Large language models (LLMs), like ChatGPT, have attracted significant public attention. Many companies are now exploring opportunities to incorporate similar functionality into their products, but with a focus on adding domain expertise.
This can be achieved through transfer learning, a technique where an existing state-of-the-art model such as GPT-3 is fine-tuned for a specific use case using domain-specific data. For example, a use case may require generating medical notes with a specific style and format. Transfer learning allows the refinement of LLMs using proprietary datasets to produce outputs that align with these requirements.
Although transfer learning is not a novel concept, the recent surge in LLM popularity has sparked discussions on how to effectively train and deploy LLMs, leading to the emergence of LLMOps.
LLMOps focuses on the operational capabilities and infrastructure required to fine-tune existing foundational models and deploy these refined models as part of a product. While LLMOps may not introduce entirely new concepts to observers familiar with the MLOps movement, it represents a sub-category with specific requirements for fine-tuning and deploying these types of models.
Foundational models, such as GPT-3 with its 175 billion parameters, are enormous and require vast amounts of data and computation for training. Training GPT-3 on a single NVIDIA Tesla V100 GPU would take approximately 355 years, according to Lambda Labs. Although fine-tuning these models does not demand the same scale of data or computation, it remains a non-trivial task. The key lies in having infrastructure that enables parallel usage of GPU machines and can handle massive datasets.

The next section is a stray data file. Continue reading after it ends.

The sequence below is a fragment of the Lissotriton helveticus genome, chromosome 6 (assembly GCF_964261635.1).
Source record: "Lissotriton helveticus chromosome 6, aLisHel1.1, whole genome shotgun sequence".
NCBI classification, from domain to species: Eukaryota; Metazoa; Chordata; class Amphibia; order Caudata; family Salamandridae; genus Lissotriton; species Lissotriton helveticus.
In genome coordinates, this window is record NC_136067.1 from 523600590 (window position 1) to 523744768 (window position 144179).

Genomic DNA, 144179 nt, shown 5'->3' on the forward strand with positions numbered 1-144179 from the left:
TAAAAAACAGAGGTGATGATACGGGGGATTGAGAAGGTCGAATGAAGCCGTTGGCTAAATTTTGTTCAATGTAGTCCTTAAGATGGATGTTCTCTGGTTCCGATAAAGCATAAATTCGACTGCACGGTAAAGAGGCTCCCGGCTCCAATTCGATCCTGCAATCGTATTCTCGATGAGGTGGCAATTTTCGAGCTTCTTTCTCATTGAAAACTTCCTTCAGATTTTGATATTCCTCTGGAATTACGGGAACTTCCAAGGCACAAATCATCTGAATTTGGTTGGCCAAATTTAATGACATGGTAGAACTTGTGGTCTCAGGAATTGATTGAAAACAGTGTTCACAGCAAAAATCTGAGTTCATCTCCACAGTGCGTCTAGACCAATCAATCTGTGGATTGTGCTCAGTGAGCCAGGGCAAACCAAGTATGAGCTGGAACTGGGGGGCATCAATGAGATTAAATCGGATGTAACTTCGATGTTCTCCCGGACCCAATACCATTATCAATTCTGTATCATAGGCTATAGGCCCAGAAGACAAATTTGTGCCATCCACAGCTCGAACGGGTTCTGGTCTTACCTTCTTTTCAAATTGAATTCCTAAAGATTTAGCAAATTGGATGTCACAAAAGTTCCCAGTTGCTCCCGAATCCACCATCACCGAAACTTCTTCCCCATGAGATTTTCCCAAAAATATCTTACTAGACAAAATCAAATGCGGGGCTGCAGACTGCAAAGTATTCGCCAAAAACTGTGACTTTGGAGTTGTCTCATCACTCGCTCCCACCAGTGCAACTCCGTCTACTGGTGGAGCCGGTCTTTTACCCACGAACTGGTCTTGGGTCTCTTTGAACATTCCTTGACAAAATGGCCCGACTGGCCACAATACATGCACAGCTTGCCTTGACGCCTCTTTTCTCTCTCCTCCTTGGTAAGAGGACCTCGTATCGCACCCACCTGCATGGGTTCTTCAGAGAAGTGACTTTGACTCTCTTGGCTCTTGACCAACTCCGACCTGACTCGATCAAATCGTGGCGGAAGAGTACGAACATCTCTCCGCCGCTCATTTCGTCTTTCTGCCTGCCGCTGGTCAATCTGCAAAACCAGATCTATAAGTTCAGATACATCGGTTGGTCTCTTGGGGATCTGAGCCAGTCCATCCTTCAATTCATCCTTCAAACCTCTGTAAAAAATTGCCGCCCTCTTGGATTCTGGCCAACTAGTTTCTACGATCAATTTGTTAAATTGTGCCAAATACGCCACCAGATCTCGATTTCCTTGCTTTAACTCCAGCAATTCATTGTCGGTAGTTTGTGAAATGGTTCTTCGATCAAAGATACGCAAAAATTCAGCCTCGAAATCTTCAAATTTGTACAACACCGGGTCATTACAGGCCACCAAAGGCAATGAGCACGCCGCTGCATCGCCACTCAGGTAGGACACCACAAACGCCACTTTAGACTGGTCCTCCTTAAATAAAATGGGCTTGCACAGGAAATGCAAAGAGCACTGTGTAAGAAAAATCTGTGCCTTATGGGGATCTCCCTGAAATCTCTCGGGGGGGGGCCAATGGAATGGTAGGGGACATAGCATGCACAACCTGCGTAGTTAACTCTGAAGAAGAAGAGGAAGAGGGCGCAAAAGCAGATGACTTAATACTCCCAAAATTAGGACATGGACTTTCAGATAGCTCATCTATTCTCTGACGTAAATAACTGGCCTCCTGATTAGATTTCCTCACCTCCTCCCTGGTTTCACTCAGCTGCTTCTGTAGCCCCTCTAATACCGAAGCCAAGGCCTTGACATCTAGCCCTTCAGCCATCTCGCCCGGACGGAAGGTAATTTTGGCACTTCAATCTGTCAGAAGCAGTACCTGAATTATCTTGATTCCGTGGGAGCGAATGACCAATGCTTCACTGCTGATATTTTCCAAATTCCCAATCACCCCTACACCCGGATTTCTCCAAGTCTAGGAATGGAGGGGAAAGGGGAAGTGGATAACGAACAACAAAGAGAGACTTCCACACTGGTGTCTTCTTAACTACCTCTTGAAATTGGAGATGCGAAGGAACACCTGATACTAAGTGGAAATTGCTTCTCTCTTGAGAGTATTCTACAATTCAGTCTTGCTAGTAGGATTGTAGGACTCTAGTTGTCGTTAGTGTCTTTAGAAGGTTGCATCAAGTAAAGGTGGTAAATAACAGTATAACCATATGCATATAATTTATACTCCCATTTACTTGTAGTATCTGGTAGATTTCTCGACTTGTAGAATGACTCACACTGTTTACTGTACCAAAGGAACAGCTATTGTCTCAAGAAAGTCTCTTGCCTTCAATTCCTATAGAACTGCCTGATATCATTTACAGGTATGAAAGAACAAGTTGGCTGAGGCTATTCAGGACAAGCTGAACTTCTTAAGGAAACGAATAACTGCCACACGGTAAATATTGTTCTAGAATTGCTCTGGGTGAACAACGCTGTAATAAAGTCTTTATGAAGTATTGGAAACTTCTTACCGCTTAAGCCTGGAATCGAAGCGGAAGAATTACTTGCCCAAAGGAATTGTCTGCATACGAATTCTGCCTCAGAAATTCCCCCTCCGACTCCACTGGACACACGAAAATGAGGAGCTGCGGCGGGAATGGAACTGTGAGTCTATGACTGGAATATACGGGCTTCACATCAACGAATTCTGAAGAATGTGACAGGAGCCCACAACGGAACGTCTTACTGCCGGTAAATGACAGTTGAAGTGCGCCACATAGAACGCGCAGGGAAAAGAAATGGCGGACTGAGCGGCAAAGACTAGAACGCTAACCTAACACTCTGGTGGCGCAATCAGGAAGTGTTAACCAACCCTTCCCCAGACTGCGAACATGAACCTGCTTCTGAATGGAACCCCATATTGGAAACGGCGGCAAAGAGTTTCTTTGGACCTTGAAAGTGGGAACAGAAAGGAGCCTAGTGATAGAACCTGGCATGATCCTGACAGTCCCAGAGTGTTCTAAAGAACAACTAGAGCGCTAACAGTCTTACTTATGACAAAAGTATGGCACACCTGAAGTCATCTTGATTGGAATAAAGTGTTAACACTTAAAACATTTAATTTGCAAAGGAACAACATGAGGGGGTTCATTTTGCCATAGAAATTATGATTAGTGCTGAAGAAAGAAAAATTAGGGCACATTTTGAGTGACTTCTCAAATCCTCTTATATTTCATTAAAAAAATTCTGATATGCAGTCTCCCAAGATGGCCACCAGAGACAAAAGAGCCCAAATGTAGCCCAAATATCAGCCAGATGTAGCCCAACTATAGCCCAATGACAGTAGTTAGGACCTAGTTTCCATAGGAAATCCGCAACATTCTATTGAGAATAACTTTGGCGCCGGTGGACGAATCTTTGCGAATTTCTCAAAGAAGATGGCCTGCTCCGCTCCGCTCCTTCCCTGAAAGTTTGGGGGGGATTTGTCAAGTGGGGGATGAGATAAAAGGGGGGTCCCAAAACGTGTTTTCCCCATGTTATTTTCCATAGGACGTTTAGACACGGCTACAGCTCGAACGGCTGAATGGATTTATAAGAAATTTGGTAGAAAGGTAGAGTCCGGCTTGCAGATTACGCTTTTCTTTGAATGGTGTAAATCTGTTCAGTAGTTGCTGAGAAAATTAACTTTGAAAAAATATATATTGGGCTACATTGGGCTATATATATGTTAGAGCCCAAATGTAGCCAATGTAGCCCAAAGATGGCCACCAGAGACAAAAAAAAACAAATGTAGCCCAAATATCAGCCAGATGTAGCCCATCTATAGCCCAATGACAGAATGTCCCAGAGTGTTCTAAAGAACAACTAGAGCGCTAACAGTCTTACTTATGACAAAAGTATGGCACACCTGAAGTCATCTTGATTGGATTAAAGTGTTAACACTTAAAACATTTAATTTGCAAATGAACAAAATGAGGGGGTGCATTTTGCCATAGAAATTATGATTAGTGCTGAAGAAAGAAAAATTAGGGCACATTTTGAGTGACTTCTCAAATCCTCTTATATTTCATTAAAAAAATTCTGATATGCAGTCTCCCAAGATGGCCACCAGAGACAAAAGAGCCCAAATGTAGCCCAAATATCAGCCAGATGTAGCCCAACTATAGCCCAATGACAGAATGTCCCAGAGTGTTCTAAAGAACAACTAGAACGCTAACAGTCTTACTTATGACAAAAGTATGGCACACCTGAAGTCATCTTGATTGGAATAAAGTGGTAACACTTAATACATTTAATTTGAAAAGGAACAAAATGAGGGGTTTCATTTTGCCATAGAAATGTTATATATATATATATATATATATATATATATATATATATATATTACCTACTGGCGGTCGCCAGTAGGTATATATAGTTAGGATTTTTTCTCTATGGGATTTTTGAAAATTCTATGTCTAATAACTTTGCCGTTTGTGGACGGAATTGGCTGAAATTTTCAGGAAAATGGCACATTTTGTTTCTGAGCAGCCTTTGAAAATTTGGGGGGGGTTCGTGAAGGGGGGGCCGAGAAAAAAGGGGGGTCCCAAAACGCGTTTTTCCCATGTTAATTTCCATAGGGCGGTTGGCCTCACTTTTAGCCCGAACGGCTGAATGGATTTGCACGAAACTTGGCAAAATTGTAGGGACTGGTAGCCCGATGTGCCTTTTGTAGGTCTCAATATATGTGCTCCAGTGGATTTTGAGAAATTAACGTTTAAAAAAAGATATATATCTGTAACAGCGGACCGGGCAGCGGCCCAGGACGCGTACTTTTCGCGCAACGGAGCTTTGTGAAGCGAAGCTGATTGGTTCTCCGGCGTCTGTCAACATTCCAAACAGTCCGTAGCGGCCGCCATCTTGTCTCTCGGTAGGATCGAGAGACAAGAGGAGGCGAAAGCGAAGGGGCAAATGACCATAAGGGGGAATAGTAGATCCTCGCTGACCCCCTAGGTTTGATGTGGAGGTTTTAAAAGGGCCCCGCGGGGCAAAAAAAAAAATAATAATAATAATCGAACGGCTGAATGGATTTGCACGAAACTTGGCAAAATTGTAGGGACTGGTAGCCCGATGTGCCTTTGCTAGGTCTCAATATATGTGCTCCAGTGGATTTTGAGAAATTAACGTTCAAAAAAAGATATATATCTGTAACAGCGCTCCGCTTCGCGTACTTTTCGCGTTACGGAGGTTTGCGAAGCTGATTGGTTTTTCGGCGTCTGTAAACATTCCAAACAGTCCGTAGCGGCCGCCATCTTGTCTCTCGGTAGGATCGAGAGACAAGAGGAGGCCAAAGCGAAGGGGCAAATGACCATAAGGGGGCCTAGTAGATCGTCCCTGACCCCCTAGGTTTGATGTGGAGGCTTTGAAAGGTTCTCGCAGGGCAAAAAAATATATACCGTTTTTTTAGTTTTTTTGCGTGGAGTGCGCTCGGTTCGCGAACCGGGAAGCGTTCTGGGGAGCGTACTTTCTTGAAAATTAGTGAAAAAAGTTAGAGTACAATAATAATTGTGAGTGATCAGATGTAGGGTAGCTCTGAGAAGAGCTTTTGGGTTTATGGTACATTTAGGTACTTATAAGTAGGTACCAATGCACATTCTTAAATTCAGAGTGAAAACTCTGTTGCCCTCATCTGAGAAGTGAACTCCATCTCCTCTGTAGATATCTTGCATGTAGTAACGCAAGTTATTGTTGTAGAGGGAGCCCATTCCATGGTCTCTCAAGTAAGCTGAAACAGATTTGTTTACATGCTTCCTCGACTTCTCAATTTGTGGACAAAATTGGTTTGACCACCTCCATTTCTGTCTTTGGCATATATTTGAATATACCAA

The inference phase of these large models requires a different level of computing resources compared to more common traditional ML models. Additionally, the inference process may involve a chain of models and other measures to ensure the generation of the best possible output for end users.
As mentioned earlier, LLMOps shares similarities with MLOps, and therefore, the landscape is somewhat familiar. However, many existing MLOps tools designed for specific use cases may not be suitable for fine-tuning and deploying LLMs. For example, a Spark environment like Databricks, which works well for traditional ML, may not be the optimal choice for fine-tuning LLMs.
In general, the current LLMOps landscape includes:
Please note that the diagram provided is for illustrative purposes only, and the list is not exhaustive.
In the long term, it is uncertain whether the term LLMOps will continue to be widely used. Nevertheless, its emergence serves as a reminder that the field of machine learning is rapidly evolving, with new use cases continually emerging.